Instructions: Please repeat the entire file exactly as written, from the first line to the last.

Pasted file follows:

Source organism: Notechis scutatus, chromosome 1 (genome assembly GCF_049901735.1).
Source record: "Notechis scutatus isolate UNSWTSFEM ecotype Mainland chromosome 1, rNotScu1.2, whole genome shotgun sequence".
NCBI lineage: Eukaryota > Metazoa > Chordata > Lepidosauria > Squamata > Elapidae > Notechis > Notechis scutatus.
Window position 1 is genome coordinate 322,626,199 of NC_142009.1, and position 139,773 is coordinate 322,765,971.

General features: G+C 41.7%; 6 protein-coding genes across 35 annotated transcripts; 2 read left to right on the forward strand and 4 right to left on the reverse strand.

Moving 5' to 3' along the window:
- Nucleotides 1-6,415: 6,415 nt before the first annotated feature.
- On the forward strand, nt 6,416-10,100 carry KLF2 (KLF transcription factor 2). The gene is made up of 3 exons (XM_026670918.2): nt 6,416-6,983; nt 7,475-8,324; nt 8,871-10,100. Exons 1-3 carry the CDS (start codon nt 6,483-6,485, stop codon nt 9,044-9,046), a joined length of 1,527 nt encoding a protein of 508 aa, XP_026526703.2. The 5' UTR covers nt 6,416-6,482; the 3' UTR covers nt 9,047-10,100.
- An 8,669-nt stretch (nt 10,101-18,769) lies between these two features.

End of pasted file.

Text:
Source organism: Notechis scutatus, chromosome 1 (genome assembly GCF_049901735.1).
Source record: "Notechis scutatus isolate UNSWTSFEM ecotype Mainland chromosome 1, rNotScu1.2, whole genome shotgun sequence".
NCBI lineage: Eukaryota > Metazoa > Chordata > Lepidosauria > Squamata > Elapidae > Notechis > Notechis scutatus.
Window position 1 is genome coordinate 322,626,199 of NC_142009.1, and position 139,773 is coordinate 322,765,971.

General features: G+C 41.7%; 6 protein-coding genes across 35 annotated transcripts; 2 read left to right on the forward strand and 4 right to left on the reverse strand.

Moving 5' to 3' along the window:
- Nucleotides 1-6,415: 6,415 nt before the first annotated feature.
- On the forward strand, nt 6,416-10,100 carry KLF2 (KLF transcription factor 2). The gene is made up of 3 exons (XM_026670918.2): nt 6,416-6,983; nt 7,475-8,324; nt 8,871-10,100. Exons 1-3 carry the CDS (start codon nt 6,483-6,485, stop codon nt 9,044-9,046), a joined length of 1,527 nt encoding a protein of 508 aa, XP_026526703.2. The 5' UTR covers nt 6,416-6,482; the 3' UTR covers nt 9,047-10,100.
- An 8,669-nt stretch (nt 10,101-18,769) lies between these two features.